Haskell Wexler, a two-time Academy Award-winning cinematographer — for “Who's Afraid of Virginia Woolf?” and “Bound for Glory” — and the writer-director of the landmark 1969 film “Medium Cool,” died Sunday morning. He was 93.
Despite his success shooting big-budget films for major studios, Wexler, a lifelong liberal activist, devoted at least as much of his six-decade career to documentaries on war, politics and the plight of the disenfranchised.
“His real passion was much larger than just making movies,” said son Jeff Wexler a few hours after his father's death at a hospital in Santa Monica. “His real passion was for human beings and justice and peace.”
At age 89, Wexler, camera in hand, was an early and regular visitor to the Occupy L.A. encampment at City Hall in 2011. He said he was drawn to both the cause of economic justice and the political theater, feeling a kinship with the protesters despite what he acknowledged was the comfortable lifestyle of a successful Hollywood cinematographer.
“You can take that insulation and figure you're an old guy and you [already] did your thing,” Wexler said at the time. “Then something inside me gets reminded that my ‘thing' is what makes me alive — to be able to have a camera and an idea and an urge that gives me pleasure.”
One of the few cinematographers to have received a star on the Hollywood Walk of Fame (in 1996), Wexler won his first Oscar for his black-and-white photography on “Who's Afraid of Virginia Woolf?,” director Mike Nichols' 1966 debut starring Elizabeth Taylor and Richard Burton.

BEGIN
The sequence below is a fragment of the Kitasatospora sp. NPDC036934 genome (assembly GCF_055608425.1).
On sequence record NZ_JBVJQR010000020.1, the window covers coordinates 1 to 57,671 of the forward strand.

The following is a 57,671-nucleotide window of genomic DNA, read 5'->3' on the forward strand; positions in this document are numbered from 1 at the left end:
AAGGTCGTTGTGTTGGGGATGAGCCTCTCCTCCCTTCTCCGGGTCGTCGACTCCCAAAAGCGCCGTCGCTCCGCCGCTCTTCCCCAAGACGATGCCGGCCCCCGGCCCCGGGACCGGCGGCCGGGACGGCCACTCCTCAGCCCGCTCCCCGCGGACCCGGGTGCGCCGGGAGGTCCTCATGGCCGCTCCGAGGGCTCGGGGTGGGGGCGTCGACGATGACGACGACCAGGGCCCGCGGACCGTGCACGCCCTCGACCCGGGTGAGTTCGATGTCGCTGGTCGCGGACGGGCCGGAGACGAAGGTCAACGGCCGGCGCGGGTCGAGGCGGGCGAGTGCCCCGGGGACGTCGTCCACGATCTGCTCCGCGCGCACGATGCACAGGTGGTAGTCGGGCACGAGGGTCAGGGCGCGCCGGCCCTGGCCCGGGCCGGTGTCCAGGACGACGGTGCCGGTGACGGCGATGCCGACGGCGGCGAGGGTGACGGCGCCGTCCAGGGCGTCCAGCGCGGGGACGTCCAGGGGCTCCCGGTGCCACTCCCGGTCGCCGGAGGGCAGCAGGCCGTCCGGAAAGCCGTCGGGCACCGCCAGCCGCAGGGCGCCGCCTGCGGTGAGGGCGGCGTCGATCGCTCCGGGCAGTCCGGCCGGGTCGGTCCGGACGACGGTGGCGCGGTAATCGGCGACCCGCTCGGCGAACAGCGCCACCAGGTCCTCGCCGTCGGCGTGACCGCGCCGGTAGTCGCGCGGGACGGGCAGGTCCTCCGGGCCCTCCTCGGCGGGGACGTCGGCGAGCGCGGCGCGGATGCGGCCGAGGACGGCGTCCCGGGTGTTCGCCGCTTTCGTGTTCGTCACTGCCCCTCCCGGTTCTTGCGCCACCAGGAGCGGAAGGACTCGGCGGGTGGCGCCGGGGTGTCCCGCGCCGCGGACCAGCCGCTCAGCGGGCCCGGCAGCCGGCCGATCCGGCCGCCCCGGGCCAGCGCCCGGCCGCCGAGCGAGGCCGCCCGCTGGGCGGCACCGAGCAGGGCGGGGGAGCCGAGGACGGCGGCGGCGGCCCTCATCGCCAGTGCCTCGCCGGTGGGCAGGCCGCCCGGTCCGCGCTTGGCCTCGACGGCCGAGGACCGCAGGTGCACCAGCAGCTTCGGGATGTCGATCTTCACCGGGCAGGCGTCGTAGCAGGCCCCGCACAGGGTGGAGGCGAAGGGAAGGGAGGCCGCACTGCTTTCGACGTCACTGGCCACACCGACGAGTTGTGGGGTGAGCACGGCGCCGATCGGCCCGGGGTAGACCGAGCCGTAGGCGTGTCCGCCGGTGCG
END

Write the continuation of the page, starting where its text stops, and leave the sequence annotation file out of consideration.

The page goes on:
His acceptance speech was among the briefest in Hollywood history: “I hope we can use our art for peace and for love. Thanks.”
He won his second Oscar for “Bound for “Glory,” director Hal Ashby's 1976 movie starring David Carradine as legendary singer-songwriter Woody Guthrie.
Wexler also received Oscar nominations for best cinematography for the 1975 film “One Flew Over the Cuckoo's Nest” (shared with Bill Butler), “Matewan” (1987) and “Blaze” (1989).
Among Wexler's other feature film credits as a cinematographer are “The Thomas Crown Affair,” “In the Heat of the Night,” “Coming Home,” “Colors” and “The Babe.”
He also was visual consultant on George Lucas' 1973 classic “American Graffiti.” And he received an “additional photography” credit on Terrence Malick's 1978 film “Days of Heaven,” for which cinematographer Nestor Almendros won an Oscar.
Wexler made his feature directorial debut with “Medium Cool,” a low-budget 1969 film that he wrote and for which he served as a producer and as the director of photography.
Described by Wexler as “a wedding between features and cinema verite,” the drama about an emotionally detached TV news cameraman was partly shot in Chicago during the tumultuous 1968 Democratic National Convention.
At one point, as the camera inches closer to a tear-gas cloud and a wall of police officers, a voice off-camera famously can be heard warning, “Look out, Haskell — it's real!”
Considered “a seminal film of '60s independent cinema,” “Medium Cool” was selected for preservation in the National Film Registry in 2003.
Wexler also directed and wrote the 1985 feature film “Latino,” a war drama shot in Nicaragua that movie critic Michael Wilmington described as “an indictment of U.S. involvement in Nicaragua that pulls no philosophical punches and was made under conditions of real danger, near actual battle zones.”
Once named one of the 10 most influential cinematographers in movie history in a survey of International Cinematographers Guild members, Wexler became the first active cameraman to receive the American Society of Cinematographer's Lifetime Achievement Award in 1993.